If Kloves seems uncomfortable with a broad audience the reason is obvious. He has been “No. 1 Undesirable” to some fans of “Potter,” a fierce and global constituency that winces when Rowling’s thick books are pruned into brisk blockbusters. Kloves never expected to give a decade of his creative life to any film franchise and he certainly didn’t expect to reach a point in his career where a Utah woman would start a Facebook page called “I Blame Steve Kloves for Everything Wrong in the World.”
Kloves turned 50 in March and three months later the “Harry Potter” cast and crew finished the last day of filming on the “Deathly Hallows” films. Those two milestones put him in a reflective mode. Sitting at an outdoor bistro on a recent crisp afternoon in Culver City, he tried to chew on a complicated mixture of pride, regret, nostalgia and inspiration now that Hogwarts is part of his past, not his future.
“The single greatest thing I take from the experience of the past 10 years is becoming friends with Jo. That’s a separate thing from all of this now, separate from ‘Potter,’ and it’s become a very important part of my life. I used to say she’s the coolest chick on the face of the planet. You read that first book and you thought, ‘Angela Lansbury wrote this book,’ then you meet her and she knows all of your music references and she’s funny. The first thing you pick up sitting down with her though is the intelligence. We had to make movies as smart as her books and as smart as her.”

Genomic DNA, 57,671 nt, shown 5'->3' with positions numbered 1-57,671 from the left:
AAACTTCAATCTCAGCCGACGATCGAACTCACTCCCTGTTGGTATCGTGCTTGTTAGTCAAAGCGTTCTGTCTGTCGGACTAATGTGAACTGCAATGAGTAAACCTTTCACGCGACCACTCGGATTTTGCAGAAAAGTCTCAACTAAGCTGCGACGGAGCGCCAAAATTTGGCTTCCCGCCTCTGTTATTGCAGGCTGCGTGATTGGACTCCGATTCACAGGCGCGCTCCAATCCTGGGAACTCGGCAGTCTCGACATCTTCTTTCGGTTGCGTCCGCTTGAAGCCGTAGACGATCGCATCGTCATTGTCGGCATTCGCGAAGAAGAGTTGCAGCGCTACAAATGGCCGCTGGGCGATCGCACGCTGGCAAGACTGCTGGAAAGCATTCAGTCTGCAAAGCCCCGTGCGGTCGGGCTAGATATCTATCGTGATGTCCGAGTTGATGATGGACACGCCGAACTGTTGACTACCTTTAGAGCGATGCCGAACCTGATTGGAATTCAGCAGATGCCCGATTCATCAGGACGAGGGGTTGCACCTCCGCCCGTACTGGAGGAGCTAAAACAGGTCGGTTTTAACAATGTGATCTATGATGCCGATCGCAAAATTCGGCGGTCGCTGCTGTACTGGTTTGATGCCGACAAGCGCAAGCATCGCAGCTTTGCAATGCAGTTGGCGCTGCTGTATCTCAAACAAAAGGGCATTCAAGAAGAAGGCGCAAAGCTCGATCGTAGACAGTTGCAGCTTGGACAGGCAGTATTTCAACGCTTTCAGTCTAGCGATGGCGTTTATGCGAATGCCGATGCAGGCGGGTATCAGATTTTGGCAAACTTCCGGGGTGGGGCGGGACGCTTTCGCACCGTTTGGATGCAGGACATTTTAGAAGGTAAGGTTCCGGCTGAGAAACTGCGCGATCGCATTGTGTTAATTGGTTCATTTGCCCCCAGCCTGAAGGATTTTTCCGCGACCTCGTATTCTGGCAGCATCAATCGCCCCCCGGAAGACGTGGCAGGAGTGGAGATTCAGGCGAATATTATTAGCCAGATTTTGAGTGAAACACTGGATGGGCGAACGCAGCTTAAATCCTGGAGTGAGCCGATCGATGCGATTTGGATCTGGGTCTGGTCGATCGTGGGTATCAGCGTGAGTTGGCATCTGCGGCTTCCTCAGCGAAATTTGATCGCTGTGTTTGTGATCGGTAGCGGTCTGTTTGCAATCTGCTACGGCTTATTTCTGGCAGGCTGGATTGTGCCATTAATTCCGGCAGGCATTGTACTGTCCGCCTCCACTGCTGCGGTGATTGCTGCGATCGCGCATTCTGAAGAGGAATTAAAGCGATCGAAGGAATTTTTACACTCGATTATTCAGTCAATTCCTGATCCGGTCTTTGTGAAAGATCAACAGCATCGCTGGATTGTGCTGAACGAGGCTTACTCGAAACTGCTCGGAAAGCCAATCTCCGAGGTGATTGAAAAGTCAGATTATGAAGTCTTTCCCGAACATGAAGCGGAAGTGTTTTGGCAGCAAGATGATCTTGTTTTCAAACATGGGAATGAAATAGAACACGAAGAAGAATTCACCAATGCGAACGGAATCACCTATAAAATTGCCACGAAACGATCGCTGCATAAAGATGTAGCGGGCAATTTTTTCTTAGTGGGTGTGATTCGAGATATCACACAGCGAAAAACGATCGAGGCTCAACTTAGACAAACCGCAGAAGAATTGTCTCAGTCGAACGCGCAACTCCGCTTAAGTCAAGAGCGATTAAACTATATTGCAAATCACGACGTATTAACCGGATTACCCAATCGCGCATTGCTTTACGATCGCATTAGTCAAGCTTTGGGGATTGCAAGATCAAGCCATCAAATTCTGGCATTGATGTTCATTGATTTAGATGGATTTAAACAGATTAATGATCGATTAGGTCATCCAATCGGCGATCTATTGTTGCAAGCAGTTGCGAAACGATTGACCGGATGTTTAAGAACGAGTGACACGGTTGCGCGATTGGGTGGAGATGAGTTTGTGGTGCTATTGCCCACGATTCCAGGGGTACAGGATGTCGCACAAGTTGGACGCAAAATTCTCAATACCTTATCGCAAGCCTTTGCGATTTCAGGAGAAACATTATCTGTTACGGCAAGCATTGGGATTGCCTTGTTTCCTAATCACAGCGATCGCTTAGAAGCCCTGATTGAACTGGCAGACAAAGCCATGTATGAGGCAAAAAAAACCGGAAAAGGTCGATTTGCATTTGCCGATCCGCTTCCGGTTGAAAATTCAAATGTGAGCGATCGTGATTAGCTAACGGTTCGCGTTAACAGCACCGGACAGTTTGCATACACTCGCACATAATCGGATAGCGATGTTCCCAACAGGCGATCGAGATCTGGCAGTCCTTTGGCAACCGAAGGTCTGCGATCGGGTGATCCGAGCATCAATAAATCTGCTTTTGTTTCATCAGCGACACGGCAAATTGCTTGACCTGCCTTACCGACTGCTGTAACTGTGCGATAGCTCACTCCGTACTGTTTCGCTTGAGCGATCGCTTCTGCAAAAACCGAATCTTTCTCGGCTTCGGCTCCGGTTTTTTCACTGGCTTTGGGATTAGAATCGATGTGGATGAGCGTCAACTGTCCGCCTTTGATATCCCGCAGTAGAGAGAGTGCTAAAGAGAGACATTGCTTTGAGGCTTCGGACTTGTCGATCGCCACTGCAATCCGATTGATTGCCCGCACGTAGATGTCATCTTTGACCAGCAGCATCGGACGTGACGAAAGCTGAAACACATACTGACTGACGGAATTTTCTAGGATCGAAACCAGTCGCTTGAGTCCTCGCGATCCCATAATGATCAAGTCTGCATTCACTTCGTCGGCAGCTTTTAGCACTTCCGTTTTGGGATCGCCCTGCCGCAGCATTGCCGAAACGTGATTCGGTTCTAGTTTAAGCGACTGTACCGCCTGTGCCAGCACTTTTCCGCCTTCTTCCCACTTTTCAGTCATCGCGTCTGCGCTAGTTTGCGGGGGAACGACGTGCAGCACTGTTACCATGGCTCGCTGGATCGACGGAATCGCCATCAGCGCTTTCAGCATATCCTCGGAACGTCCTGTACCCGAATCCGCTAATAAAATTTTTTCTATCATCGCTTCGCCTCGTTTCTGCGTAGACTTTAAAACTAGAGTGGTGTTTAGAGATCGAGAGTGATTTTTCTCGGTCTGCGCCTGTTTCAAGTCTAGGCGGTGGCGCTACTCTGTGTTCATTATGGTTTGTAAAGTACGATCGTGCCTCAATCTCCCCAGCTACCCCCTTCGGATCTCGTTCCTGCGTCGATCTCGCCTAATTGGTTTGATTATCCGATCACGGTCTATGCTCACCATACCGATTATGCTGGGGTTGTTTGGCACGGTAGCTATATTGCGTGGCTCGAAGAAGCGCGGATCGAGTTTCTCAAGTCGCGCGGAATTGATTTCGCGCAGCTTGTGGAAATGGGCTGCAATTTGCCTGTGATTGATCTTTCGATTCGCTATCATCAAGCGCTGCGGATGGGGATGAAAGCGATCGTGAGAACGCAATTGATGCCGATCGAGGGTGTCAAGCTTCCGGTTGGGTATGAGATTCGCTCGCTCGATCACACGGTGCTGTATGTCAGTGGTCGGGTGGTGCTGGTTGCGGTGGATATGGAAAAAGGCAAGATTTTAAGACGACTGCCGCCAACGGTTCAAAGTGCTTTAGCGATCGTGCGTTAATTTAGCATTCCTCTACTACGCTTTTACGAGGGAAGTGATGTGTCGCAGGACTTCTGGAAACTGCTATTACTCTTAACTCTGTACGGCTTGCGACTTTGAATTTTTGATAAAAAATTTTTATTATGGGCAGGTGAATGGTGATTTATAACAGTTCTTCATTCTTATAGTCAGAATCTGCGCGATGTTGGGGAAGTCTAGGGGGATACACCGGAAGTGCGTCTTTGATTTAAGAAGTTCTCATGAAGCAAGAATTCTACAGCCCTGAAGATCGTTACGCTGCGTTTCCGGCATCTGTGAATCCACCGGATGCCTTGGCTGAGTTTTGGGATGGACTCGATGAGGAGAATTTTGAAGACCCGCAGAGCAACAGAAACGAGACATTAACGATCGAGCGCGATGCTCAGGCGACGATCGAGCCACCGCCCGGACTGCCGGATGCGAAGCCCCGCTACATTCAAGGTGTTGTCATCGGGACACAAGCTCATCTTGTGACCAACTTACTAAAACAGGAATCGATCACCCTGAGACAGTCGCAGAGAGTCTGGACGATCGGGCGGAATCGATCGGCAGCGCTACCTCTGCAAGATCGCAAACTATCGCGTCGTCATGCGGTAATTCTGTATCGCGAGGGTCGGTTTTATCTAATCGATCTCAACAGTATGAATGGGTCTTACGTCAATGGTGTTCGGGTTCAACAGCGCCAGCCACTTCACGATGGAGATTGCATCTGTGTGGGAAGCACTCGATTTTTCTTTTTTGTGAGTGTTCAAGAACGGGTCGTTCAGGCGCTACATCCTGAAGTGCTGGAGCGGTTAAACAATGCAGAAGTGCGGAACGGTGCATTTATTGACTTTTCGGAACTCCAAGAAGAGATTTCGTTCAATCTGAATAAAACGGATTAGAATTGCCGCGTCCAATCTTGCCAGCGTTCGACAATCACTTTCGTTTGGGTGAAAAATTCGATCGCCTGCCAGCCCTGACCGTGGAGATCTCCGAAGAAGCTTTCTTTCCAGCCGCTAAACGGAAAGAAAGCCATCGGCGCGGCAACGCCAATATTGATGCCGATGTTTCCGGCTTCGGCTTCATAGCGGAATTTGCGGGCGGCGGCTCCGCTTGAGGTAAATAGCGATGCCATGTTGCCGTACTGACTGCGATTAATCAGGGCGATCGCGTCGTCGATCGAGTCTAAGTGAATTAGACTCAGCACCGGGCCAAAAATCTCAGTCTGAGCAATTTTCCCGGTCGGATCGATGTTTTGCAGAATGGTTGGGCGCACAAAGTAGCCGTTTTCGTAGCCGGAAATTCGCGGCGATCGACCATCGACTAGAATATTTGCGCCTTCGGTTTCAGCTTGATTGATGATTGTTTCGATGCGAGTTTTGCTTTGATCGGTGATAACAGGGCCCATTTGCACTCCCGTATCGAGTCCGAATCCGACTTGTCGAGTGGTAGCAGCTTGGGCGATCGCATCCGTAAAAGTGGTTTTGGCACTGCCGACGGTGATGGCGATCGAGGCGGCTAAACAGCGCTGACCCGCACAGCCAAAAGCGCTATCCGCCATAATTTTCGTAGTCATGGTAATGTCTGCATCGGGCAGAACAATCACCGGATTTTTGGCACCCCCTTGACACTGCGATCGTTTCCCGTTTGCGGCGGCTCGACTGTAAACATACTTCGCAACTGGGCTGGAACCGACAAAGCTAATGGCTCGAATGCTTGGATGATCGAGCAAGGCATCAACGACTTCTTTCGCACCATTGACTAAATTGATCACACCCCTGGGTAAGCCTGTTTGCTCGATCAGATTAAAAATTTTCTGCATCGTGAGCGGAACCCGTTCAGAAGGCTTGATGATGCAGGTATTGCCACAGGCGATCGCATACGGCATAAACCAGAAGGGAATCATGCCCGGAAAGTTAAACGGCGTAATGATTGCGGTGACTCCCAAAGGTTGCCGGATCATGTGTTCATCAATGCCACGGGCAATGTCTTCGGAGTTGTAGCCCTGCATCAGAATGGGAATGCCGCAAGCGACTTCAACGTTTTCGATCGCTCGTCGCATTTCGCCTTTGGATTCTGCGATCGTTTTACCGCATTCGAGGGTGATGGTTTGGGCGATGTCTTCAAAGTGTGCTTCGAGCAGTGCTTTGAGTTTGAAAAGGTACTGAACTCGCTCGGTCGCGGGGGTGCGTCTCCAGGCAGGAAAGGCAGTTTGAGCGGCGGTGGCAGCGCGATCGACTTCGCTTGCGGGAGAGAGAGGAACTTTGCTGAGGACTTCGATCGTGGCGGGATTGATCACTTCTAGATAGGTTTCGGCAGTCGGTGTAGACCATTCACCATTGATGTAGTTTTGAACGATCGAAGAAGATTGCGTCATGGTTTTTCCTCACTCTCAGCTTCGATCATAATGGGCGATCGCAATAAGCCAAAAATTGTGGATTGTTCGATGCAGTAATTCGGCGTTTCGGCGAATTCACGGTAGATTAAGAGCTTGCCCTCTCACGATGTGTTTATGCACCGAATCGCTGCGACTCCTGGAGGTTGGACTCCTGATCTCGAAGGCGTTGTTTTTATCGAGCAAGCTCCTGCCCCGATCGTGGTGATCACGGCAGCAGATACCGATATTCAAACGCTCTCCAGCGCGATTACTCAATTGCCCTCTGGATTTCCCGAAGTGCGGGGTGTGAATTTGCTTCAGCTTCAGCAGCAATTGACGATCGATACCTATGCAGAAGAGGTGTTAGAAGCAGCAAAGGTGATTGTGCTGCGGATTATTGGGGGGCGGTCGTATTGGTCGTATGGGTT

Kloves is proud of the work he’s done but he still gets spooked by its reach and ripple. “I still don’t understand the magnitude of it,” he said. “I only catch glimpses of the size in my peripheral vision. It kind of freaks me out.”
Kloves responded by becoming the Garbo figure of the “Potter” franchise. He has attended only one of the red-carpet premieres and he long ago stopped reading the press coverage; he rarely sits for interviews and instantly regrets most of the ones he does grant. The low-profile approach has made the writer an especially convenient scapegoat, though, and Kloves says “the studio doesn’t mind that on some level.”
Perhaps, but Rowling has been one of Kloves’ biggest fans, as has filmmaker David Yates, who came on as director of the fifth “Potter” film and never left. Yates, now in post-production on the eighth and final movie, says the screenwriter’s “humor and humanity” sync up with Rowling’s sensibilities. “I think it’s a really terrific partnership of two really fabulous writers,” Yates said. “There is also a kind of delicacy and poignancy that he finds in some moments. He’s a real observer of small human touches.”